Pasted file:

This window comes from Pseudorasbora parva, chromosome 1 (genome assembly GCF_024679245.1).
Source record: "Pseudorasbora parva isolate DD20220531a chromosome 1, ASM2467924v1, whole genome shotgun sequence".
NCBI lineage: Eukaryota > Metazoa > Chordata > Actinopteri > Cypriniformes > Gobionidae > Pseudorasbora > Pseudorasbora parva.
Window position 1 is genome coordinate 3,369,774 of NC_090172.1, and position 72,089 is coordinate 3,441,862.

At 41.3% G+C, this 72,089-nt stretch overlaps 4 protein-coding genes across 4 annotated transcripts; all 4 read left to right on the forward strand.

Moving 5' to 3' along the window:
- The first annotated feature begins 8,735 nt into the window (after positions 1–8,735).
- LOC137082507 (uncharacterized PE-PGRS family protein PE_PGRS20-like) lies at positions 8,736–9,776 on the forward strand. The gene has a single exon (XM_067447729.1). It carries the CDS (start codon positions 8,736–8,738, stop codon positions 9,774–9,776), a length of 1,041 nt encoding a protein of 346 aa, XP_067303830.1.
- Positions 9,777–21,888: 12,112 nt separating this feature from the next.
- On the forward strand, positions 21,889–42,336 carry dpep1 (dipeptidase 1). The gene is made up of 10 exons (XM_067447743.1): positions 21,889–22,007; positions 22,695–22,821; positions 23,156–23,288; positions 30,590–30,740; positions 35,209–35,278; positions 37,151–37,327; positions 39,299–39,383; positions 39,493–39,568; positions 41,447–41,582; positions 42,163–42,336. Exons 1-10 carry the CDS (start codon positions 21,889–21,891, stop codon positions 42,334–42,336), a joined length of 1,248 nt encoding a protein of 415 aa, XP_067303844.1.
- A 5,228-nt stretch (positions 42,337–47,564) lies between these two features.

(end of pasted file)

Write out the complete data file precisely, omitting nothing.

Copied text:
This window comes from Pseudorasbora parva, chromosome 1 (genome assembly GCF_024679245.1).
Source record: "Pseudorasbora parva isolate DD20220531a chromosome 1, ASM2467924v1, whole genome shotgun sequence".
NCBI lineage: Eukaryota > Metazoa > Chordata > Actinopteri > Cypriniformes > Gobionidae > Pseudorasbora > Pseudorasbora parva.
Window position 1 is genome coordinate 3,369,774 of NC_090172.1, and position 72,089 is coordinate 3,441,862.

At 41.3% G+C, this 72,089-nt stretch overlaps 4 protein-coding genes across 4 annotated transcripts; all 4 read left to right on the forward strand.

Moving 5' to 3' along the window:
- The first annotated feature begins 8,735 nt into the window (after positions 1–8,735).
- LOC137082507 (uncharacterized PE-PGRS family protein PE_PGRS20-like) lies at positions 8,736–9,776 on the forward strand. The gene has a single exon (XM_067447729.1). It carries the CDS (start codon positions 8,736–8,738, stop codon positions 9,774–9,776), a length of 1,041 nt encoding a protein of 346 aa, XP_067303830.1.
- Positions 9,777–21,888: 12,112 nt separating this feature from the next.
- On the forward strand, positions 21,889–42,336 carry dpep1 (dipeptidase 1). The gene is made up of 10 exons (XM_067447743.1): positions 21,889–22,007; positions 22,695–22,821; positions 23,156–23,288; positions 30,590–30,740; positions 35,209–35,278; positions 37,151–37,327; positions 39,299–39,383; positions 39,493–39,568; positions 41,447–41,582; positions 42,163–42,336. Exons 1-10 carry the CDS (start codon positions 21,889–21,891, stop codon positions 42,334–42,336), a joined length of 1,248 nt encoding a protein of 415 aa, XP_067303844.1.
- A 5,228-nt stretch (positions 42,337–47,564) lies between these two features.